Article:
“Isaac C. Parker, the stern U.S. judge for the Indian Territory from 1875 to 1896, brought law and order to a lawless frontier region. He held court in the border city of Fort Smith, Arkansas, but his jurisdiction extended over the Indian tribal lands to the West. Pressing juries for convictions, Parker sent 79 convicted criminals to the gallows—as many as six at a time. It is said that Parker on occasion aided the prosecution, coached government witnesses and intimidated those for the defense, stretched the law and influenced the jury. It’s nice to know that some things haven’t changed. This new edition includes a foreword by Larry D. Ball, who situates Parker’s court within the context of unrest and rising crime in the Indian Territory. The book is both a scholarly treatment and a fun read, full of frontier wit and even some gallows humor.”

Publisher: University of Oklahoma
Paperback: 224 pages

The Hanging Tree: Execution and the English People, 1770-1868

V.A.C. Gatrell

It’s pretty well known that Britain basically went noose-crazy in the later 18th and early 19th centuries, hanging people for the most trivial offenses before appreciative crowds. There’s plenty of stuff (mainly from capital-punishment abolitionists) on the period, but The Hanging Tree is the first social history of the institution to look at what your average Englishman thought of the whole thing. Gatrell carefully examines the entire milieu, paying special attention to the attitudes of the mob towards these exhibitions they attended so enthusiastically. Gatrell also digs out some interesting material from the condemned’s appeals for mercy on the social conditions of the average Englishman—and it wasn’t as prim and proper as you might think. JM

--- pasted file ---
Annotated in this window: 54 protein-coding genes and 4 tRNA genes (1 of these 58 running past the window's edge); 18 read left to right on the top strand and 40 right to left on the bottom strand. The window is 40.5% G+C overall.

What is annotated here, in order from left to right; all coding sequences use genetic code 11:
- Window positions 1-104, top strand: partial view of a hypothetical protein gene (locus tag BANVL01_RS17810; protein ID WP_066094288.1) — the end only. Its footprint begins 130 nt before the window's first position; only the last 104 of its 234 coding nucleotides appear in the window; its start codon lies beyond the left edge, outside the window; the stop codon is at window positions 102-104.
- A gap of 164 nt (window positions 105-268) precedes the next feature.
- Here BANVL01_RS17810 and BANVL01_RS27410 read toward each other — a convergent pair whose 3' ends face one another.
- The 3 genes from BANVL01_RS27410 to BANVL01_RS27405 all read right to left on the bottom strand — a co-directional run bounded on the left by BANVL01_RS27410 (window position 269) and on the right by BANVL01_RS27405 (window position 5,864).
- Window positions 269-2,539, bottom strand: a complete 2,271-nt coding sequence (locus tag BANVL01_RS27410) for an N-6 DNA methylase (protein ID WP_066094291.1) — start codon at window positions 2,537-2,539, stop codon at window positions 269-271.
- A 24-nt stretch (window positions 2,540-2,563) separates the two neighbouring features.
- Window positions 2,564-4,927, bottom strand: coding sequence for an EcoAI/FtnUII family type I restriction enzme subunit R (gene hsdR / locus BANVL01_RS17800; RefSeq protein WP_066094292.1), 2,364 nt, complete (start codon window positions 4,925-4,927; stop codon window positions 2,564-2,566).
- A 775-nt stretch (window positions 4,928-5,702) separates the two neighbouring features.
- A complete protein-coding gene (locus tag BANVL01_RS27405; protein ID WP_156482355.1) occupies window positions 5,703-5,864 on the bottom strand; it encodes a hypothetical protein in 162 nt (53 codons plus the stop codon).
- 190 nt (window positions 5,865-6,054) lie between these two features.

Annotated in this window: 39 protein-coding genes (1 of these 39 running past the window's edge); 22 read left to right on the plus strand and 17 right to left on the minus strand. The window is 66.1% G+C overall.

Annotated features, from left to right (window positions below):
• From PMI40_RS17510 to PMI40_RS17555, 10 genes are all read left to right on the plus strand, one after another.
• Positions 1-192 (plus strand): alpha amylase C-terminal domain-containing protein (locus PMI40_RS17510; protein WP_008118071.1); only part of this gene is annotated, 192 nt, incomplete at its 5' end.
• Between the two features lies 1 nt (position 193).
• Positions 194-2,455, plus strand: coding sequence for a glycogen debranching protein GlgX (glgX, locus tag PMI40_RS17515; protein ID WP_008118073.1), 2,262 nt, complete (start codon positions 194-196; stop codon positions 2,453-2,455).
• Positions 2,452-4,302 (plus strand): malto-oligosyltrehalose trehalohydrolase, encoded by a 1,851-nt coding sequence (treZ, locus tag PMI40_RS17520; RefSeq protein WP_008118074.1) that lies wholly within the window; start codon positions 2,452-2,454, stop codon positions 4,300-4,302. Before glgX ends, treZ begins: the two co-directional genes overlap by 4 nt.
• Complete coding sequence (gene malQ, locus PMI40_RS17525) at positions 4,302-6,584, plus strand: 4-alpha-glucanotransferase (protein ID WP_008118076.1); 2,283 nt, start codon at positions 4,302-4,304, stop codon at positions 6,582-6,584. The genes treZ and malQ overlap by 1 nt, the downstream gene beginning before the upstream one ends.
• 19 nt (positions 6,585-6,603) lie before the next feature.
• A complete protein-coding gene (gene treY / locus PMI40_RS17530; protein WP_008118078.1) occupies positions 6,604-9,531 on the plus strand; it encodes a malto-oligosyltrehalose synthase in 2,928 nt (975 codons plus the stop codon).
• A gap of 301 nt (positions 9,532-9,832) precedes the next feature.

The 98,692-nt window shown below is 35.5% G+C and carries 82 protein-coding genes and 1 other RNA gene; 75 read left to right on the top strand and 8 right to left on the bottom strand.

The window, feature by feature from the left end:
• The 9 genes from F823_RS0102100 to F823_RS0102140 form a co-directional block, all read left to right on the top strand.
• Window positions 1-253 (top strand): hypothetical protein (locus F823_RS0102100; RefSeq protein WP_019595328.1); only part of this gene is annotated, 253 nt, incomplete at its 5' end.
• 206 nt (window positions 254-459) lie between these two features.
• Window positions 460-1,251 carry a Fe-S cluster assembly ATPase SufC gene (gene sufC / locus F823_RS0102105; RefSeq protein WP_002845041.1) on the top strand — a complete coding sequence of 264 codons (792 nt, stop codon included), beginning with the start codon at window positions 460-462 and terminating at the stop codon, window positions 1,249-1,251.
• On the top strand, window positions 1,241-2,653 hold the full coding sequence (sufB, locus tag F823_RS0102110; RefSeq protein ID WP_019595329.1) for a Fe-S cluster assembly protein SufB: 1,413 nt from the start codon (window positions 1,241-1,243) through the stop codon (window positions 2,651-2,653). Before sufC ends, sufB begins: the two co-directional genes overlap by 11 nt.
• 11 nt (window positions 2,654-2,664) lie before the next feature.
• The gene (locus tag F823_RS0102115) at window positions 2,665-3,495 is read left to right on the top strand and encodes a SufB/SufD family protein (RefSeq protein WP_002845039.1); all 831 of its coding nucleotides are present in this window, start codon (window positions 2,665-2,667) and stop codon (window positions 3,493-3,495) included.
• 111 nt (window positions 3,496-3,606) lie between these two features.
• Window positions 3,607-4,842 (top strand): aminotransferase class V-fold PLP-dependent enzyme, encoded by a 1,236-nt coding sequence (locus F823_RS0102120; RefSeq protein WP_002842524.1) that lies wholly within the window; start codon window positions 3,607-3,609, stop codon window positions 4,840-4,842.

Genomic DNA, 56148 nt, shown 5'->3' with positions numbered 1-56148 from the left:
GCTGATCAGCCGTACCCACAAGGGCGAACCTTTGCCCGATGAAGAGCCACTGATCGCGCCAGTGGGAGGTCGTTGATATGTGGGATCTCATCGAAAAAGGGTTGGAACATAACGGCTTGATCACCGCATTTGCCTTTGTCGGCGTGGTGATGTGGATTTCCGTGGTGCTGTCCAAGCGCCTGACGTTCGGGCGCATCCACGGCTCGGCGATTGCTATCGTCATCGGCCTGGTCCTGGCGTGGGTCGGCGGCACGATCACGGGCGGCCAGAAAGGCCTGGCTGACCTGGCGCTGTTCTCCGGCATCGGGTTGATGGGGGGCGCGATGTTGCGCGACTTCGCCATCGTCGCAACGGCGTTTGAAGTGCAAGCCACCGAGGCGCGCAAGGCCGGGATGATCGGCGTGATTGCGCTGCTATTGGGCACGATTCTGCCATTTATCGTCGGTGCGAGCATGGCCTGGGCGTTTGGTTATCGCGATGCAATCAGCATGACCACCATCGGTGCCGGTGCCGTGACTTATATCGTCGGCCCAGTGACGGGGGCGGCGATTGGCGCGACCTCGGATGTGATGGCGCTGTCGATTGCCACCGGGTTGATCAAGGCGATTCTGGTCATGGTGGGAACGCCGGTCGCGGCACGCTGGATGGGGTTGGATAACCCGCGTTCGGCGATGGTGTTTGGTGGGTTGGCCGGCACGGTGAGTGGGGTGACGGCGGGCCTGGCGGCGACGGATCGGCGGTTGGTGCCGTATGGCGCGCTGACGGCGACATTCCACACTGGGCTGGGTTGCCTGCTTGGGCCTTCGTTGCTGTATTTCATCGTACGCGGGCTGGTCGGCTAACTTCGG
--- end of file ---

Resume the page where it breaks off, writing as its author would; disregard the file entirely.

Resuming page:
Publisher: Oxford University
Hardback: 634 pages

Hit Men

Edited by Rose G. Mandelsberg

Twenty-five killers-for-hire from the files of True Detective magazine. “Life is cheap! Driven by greed and revenge, passion and profit, they act as judge, jury and executioner, risking all to stab, slash, torch and shoot down their victims in cold blood. Some do it for love. They all do it for money!… Read about: Oregon’s Jon Patrick Thompson, the trigger-happy stud who killed to satisfy his vengeful she-devil lover; Texas drug dealer Andrew Cantu, who savagely stabbed three senior citizens to death for quick cash; Geraldine Parrish, Baltimore’s greedy queen of crime (how did John Waters miss this one?) who schooled her bloodthirsty brood in the art and profit of murder! From career killers to professional assassins and disturbed sociopaths…” they’re all here. GR

Publisher: Pinnacle
Paperback: 432 pages